Romania found guilty in European Court of Human Rights for refusing to recognise trans men without surgery
The European Court of Human Rights has ruled against Romania for refusing to recognise the gender identity of two transgender men unless they had surgery.
On Tuesday (19 January) the ECHR found Romania guilty of violating article 8 of the European Convention on Human Rights, which upholds the “right to respect for private and family life”.
The two men, identified as X and Y in court documents, are both Romanian nationals aged 44 and 38. Their cases date back to 2013 when authorities told them to “furnish proof that they had undergone gender reassignment surgery” in order to legally change their names and gender.
Both individuals had undergone top surgery and hormone therapy, and X had three medical certificates confirming that he suffered from a gender identity disorder, but local courts argued that a legal gender change would be “premature”.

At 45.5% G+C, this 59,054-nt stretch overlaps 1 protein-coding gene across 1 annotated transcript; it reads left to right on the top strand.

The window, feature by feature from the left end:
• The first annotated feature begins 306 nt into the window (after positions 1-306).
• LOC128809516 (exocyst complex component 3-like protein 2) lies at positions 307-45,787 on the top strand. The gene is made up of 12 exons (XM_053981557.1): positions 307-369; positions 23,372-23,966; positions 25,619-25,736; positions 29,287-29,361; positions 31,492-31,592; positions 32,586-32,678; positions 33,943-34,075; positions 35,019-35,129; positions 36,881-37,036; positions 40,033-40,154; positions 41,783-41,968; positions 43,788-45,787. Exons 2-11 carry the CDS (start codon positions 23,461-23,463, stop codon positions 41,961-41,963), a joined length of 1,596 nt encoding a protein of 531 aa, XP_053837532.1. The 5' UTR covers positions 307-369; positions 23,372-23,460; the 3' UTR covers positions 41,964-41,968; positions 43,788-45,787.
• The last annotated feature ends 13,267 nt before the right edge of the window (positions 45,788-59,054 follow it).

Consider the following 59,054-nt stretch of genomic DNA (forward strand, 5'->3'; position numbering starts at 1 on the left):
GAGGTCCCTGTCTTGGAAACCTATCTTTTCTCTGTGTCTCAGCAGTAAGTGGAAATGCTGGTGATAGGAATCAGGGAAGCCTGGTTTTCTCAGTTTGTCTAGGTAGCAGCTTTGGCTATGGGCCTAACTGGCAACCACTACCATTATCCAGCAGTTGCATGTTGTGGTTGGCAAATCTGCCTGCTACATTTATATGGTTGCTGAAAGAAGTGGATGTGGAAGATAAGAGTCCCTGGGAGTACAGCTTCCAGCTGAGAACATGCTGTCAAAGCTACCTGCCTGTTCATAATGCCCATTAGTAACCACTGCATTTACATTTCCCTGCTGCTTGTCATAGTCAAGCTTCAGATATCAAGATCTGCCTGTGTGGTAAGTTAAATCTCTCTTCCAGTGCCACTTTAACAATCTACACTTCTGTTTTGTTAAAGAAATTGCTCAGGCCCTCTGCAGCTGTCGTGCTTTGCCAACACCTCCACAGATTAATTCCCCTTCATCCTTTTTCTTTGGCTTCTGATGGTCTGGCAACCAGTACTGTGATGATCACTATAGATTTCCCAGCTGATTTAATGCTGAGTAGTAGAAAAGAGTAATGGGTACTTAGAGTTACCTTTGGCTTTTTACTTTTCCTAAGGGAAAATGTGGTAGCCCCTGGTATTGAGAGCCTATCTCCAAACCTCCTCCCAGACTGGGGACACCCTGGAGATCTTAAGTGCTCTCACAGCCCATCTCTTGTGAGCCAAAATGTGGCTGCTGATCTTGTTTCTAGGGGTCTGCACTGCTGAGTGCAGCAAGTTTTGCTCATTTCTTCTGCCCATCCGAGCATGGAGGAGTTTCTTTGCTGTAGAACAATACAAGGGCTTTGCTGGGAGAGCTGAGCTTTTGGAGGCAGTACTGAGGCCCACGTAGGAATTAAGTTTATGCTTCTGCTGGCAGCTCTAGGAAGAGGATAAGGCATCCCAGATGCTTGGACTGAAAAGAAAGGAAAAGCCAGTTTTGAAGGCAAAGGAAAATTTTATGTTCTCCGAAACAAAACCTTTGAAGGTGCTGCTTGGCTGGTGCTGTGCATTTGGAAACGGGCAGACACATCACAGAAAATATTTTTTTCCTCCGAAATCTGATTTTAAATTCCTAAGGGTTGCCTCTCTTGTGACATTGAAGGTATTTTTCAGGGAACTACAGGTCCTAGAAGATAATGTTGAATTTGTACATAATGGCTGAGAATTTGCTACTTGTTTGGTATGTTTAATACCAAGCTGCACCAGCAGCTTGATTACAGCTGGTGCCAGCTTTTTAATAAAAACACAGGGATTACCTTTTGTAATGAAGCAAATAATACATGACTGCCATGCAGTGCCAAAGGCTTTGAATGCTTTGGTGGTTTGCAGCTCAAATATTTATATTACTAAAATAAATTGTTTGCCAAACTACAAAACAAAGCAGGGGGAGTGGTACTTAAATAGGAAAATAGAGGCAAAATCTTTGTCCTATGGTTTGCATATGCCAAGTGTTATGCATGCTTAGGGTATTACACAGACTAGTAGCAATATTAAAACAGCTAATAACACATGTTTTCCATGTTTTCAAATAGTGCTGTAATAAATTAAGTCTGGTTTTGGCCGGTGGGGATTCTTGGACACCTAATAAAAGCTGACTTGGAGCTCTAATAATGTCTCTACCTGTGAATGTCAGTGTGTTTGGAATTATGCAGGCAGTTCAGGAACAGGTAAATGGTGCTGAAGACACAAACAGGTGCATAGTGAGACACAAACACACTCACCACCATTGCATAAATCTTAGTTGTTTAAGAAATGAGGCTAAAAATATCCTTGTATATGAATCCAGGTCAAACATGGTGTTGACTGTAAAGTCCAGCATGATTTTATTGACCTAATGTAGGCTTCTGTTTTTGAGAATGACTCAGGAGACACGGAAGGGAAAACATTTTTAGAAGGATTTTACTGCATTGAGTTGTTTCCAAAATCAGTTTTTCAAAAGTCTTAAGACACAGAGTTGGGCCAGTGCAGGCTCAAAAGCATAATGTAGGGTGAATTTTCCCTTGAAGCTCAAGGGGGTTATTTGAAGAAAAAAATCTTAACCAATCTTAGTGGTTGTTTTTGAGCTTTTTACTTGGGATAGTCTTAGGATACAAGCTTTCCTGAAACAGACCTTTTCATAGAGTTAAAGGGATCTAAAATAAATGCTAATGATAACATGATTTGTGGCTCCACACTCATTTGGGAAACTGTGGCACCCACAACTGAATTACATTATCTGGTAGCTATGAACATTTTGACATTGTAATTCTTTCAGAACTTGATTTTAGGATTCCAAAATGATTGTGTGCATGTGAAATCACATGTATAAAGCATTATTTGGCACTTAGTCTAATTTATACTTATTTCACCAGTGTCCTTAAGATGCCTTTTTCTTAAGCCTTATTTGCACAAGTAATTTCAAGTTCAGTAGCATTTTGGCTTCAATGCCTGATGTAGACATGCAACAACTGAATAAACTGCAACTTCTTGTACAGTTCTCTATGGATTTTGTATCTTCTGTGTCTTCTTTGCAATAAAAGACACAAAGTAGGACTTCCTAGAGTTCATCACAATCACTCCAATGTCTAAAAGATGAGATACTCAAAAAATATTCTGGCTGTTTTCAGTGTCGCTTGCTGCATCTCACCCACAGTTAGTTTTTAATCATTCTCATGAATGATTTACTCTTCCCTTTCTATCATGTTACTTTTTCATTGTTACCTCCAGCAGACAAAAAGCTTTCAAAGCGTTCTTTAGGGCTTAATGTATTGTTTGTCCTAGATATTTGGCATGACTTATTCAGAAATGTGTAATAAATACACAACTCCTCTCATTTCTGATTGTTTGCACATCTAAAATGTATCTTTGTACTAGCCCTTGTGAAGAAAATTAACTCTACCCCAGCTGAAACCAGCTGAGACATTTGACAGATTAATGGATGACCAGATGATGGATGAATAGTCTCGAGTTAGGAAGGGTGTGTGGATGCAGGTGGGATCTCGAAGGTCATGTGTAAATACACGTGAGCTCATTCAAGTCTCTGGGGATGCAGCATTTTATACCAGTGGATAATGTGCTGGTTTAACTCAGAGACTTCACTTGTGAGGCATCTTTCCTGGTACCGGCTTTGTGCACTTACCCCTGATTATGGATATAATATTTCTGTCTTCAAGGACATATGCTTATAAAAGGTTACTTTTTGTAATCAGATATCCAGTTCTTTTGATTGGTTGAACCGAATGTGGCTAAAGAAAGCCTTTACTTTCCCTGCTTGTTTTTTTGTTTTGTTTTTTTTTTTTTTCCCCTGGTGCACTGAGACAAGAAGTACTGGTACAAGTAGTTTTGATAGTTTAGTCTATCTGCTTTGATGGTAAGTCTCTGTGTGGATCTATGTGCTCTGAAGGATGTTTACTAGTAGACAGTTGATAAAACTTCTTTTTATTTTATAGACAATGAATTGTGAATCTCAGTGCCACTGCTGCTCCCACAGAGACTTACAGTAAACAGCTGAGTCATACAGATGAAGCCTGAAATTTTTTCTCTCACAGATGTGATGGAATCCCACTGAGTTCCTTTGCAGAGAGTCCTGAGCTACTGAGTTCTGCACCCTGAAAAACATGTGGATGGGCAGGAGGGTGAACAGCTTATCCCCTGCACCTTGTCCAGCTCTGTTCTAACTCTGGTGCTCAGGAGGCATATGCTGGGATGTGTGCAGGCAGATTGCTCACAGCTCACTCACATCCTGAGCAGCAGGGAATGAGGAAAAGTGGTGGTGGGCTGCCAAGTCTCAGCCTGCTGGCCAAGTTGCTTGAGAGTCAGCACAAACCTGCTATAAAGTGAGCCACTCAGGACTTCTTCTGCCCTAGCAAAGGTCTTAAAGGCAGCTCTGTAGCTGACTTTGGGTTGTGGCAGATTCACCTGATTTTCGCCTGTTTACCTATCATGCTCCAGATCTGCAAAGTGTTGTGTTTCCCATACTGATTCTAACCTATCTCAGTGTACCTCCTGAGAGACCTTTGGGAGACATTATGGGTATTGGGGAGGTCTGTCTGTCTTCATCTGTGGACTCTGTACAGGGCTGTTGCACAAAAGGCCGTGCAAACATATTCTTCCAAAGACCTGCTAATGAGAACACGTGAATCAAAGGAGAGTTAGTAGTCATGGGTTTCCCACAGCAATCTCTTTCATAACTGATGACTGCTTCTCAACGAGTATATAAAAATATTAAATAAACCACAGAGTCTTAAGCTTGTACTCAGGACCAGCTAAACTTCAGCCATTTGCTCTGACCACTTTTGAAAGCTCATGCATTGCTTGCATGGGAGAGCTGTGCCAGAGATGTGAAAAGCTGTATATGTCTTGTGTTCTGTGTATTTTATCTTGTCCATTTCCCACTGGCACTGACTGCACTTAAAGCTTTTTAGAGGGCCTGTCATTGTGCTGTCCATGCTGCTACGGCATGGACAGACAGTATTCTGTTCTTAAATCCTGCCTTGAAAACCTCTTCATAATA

Their applications were refused on the basis that they must have additional bottom surgery to be recognised as male – a difficult procedure in Romania, as many doctors won’t perform it without a court order.
“The domestic courts had presented the applicants, who did not wish to undergo gender reassignment surgery, with an impossible dilemma,” the ECHR ruling stated.
“Either they had to undergo the surgery against their better judgment – and thus forego full exercise of their right to respect for their physical integrity – or they had to forego recognition of their gender identity, which also came within the scope of the right to respect for private life.”
The ECHR argued that the men were put in a situation of being “vulnerable, anxious and humiliated”, which “doesn’t comply with the fair balance between the general interest and the personal interest of the persons in question”.
The Romanian state was ordered to pay a fine of €7,500 to each of the plaintiffs for “emotional distress”, as well €1,153 to compensate one of the men for the two surgeries he had.